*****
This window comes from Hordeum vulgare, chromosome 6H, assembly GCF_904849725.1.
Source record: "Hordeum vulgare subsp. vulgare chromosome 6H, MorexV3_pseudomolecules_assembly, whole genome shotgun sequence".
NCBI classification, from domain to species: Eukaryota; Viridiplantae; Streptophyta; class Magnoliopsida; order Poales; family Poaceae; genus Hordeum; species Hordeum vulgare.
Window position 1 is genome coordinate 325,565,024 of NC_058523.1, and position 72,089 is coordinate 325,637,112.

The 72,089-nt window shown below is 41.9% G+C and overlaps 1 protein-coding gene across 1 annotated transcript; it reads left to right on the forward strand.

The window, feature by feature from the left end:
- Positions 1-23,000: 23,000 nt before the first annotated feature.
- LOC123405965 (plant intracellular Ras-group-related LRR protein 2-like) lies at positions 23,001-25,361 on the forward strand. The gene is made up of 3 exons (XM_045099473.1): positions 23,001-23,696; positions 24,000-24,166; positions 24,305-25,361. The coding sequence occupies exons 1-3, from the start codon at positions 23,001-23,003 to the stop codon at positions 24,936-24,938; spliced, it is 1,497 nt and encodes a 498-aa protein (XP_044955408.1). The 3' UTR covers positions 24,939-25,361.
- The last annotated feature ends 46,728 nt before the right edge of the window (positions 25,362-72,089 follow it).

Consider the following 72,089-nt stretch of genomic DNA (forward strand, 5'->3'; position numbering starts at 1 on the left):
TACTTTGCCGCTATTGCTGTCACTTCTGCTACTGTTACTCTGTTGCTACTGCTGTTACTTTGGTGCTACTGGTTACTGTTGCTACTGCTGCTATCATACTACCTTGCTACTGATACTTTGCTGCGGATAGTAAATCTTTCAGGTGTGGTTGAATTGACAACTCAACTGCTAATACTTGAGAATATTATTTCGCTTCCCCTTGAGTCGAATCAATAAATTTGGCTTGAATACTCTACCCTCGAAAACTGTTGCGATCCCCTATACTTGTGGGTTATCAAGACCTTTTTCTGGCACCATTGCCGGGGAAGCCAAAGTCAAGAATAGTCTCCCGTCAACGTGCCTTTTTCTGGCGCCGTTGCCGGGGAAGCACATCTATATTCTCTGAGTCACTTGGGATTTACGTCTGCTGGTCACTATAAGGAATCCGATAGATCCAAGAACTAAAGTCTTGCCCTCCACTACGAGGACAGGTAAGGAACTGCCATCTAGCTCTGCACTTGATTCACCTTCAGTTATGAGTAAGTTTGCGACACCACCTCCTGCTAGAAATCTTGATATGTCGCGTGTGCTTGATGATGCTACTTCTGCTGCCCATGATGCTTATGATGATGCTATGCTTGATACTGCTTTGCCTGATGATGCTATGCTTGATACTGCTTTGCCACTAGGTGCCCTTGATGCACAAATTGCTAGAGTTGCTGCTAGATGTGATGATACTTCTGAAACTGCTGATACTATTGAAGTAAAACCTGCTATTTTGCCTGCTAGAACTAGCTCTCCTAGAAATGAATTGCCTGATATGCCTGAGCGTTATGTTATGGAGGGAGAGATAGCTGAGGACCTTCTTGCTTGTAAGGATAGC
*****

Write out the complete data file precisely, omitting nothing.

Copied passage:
This window comes from Hordeum vulgare, chromosome 6H, assembly GCF_904849725.1.
Source record: "Hordeum vulgare subsp. vulgare chromosome 6H, MorexV3_pseudomolecules_assembly, whole genome shotgun sequence".
NCBI classification, from domain to species: Eukaryota; Viridiplantae; Streptophyta; class Magnoliopsida; order Poales; family Poaceae; genus Hordeum; species Hordeum vulgare.
Window position 1 is genome coordinate 325,565,024 of NC_058523.1, and position 72,089 is coordinate 325,637,112.

The 72,089-nt window shown below is 41.9% G+C and overlaps 1 protein-coding gene across 1 annotated transcript; it reads left to right on the forward strand.

The window, feature by feature from the left end:
- Positions 1-23,000: 23,000 nt before the first annotated feature.
- LOC123405965 (plant intracellular Ras-group-related LRR protein 2-like) lies at positions 23,001-25,361 on the forward strand. The gene is made up of 3 exons (XM_045099473.1): positions 23,001-23,696; positions 24,000-24,166; positions 24,305-25,361. The coding sequence occupies exons 1-3, from the start codon at positions 23,001-23,003 to the stop codon at positions 24,936-24,938; spliced, it is 1,497 nt and encodes a 498-aa protein (XP_044955408.1). The 3' UTR covers positions 24,939-25,361.
- The last annotated feature ends 46,728 nt before the right edge of the window (positions 25,362-72,089 follow it).

Consider the following 72,089-nt stretch of genomic DNA (forward strand, 5'->3'; position numbering starts at 1 on the left):
TACTTTGCCGCTATTGCTGTCACTTCTGCTACTGTTACTCTGTTGCTACTGCTGTTACTTTGGTGCTACTGGTTACTGTTGCTACTGCTGCTATCATACTACCTTGCTACTGATACTTTGCTGCGGATAGTAAATCTTTCAGGTGTGGTTGAATTGACAACTCAACTGCTAATACTTGAGAATATTATTTCGCTTCCCCTTGAGTCGAATCAATAAATTTGGCTTGAATACTCTACCCTCGAAAACTGTTGCGATCCCCTATACTTGTGGGTTATCAAGACCTTTTTCTGGCACCATTGCCGGGGAAGCCAAAGTCAAGAATAGTCTCCCGTCAACGTGCCTTTTTCTGGCGCCGTTGCCGGGGAAGCACATCTATATTCTCTGAGTCACTTGGGATTTACGTCTGCTGGTCACTATAAGGAATCCGATAGATCCAAGAACTAAAGTCTTGCCCTCCACTACGAGGACAGGTAAGGAACTGCCATCTAGCTCTGCACTTGATTCACCTTCAGTTATGAGTAAGTTTGCGACACCACCTCCTGCTAGAAATCTTGATATGTCGCGTGTGCTTGATGATGCTACTTCTGCTGCCCATGATGCTTATGATGATGCTATGCTTGATACTGCTTTGCCTGATGATGCTATGCTTGATACTGCTTTGCCACTAGGTGCCCTTGATGCACAAATTGCTAGAGTTGCTGCTAGATGTGATGATACTTCTGAAACTGCTGATACTATTGAAGTAAAACCTGCTATTTTGCCTGCTAGAACTAGCTCTCCTAGAAATGAATTGCCTGATATGCCTGAGCGTTATGTTATGGAGGGAGAGATAGCTGAGGACCTTCTTGCTTGTAAGGATAGC